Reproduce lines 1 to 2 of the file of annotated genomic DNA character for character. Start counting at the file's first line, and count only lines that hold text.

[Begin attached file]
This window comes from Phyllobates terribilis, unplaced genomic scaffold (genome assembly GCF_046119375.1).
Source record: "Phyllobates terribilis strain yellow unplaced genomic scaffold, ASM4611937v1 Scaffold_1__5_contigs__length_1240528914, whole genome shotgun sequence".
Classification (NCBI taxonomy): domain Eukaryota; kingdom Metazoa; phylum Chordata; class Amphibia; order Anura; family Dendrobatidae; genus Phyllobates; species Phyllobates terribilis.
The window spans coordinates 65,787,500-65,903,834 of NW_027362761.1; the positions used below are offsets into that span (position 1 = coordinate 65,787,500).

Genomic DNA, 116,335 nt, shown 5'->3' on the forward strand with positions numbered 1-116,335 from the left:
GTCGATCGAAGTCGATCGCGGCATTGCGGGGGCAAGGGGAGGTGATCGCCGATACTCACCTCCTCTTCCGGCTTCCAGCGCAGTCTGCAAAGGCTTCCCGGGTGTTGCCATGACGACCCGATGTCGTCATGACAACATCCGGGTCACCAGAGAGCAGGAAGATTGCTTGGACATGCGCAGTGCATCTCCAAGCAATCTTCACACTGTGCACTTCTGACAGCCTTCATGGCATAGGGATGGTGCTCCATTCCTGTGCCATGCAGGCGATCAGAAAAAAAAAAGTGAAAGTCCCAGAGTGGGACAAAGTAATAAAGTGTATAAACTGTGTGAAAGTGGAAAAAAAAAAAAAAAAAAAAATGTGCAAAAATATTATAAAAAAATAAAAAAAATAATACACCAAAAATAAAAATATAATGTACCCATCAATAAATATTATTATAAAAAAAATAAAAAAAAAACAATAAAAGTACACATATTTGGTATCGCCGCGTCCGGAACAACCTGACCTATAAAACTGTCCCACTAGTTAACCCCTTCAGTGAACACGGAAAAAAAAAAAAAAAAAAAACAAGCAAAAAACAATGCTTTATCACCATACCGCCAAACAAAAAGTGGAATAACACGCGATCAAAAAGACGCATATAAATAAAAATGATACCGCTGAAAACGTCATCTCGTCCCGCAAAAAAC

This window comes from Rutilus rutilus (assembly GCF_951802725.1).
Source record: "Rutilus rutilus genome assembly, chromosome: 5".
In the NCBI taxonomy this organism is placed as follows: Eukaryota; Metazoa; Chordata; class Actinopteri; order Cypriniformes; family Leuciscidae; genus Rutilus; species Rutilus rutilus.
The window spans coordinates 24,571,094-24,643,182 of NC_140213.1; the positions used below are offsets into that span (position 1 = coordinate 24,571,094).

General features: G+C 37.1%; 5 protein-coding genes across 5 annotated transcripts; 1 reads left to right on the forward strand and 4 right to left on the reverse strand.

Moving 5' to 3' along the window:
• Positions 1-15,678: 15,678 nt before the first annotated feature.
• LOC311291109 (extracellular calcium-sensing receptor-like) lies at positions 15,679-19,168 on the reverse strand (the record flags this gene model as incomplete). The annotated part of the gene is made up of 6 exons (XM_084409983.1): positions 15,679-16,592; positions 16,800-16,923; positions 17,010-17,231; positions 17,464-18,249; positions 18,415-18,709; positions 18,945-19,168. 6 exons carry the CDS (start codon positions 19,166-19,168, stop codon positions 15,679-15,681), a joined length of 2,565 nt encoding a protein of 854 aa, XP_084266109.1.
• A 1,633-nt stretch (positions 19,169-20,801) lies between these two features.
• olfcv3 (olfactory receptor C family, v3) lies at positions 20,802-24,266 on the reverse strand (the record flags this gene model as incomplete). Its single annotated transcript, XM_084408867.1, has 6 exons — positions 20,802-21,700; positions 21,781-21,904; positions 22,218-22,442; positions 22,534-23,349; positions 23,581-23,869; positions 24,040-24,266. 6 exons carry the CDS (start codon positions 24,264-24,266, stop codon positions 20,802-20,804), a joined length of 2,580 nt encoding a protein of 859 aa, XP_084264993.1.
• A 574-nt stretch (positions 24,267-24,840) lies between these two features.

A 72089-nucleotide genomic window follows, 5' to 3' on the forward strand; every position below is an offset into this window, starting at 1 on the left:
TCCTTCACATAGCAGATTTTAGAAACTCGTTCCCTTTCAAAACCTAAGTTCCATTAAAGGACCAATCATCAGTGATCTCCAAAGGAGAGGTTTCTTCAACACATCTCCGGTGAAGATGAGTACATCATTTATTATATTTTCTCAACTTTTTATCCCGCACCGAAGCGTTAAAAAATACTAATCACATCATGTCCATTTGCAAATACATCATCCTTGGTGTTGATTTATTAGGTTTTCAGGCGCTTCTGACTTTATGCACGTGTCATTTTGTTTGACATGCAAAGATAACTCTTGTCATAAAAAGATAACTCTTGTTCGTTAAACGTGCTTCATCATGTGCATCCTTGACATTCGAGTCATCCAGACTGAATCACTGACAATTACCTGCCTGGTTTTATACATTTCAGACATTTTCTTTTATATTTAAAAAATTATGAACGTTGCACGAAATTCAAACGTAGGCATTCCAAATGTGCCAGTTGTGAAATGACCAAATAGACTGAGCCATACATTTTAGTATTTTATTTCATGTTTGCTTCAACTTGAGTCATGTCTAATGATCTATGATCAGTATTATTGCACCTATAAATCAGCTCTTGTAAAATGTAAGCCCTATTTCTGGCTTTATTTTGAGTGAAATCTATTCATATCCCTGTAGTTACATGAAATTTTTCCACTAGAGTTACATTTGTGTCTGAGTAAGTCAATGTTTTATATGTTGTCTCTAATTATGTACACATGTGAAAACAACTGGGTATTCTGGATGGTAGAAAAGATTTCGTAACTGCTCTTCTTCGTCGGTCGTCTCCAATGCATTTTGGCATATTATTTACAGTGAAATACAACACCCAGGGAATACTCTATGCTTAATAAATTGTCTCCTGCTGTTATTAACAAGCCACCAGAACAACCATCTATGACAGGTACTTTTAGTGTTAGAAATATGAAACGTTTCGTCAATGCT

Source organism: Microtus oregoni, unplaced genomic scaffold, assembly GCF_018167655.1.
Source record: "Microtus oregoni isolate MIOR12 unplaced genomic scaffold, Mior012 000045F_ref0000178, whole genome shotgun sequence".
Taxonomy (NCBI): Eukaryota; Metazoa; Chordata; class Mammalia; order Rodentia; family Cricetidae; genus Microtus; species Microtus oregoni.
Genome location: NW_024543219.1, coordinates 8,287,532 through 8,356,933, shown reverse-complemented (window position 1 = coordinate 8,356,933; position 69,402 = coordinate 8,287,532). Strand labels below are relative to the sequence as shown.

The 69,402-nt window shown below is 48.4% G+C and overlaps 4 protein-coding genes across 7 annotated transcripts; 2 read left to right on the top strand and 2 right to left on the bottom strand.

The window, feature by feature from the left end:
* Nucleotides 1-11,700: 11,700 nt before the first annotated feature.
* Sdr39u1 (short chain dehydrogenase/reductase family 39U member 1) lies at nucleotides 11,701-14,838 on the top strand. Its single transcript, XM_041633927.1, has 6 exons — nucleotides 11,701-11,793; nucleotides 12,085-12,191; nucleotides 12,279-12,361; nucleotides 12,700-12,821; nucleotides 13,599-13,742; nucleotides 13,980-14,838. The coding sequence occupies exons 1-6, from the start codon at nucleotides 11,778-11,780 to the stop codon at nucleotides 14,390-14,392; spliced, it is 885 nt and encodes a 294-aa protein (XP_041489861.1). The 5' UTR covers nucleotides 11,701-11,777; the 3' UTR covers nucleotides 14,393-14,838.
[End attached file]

This window comes from Phyllobates terribilis, unplaced genomic scaffold (genome assembly GCF_046119375.1).
Source record: "Phyllobates terribilis strain yellow unplaced genomic scaffold, ASM4611937v1 Scaffold_1__5_contigs__length_1240528914, whole genome shotgun sequence".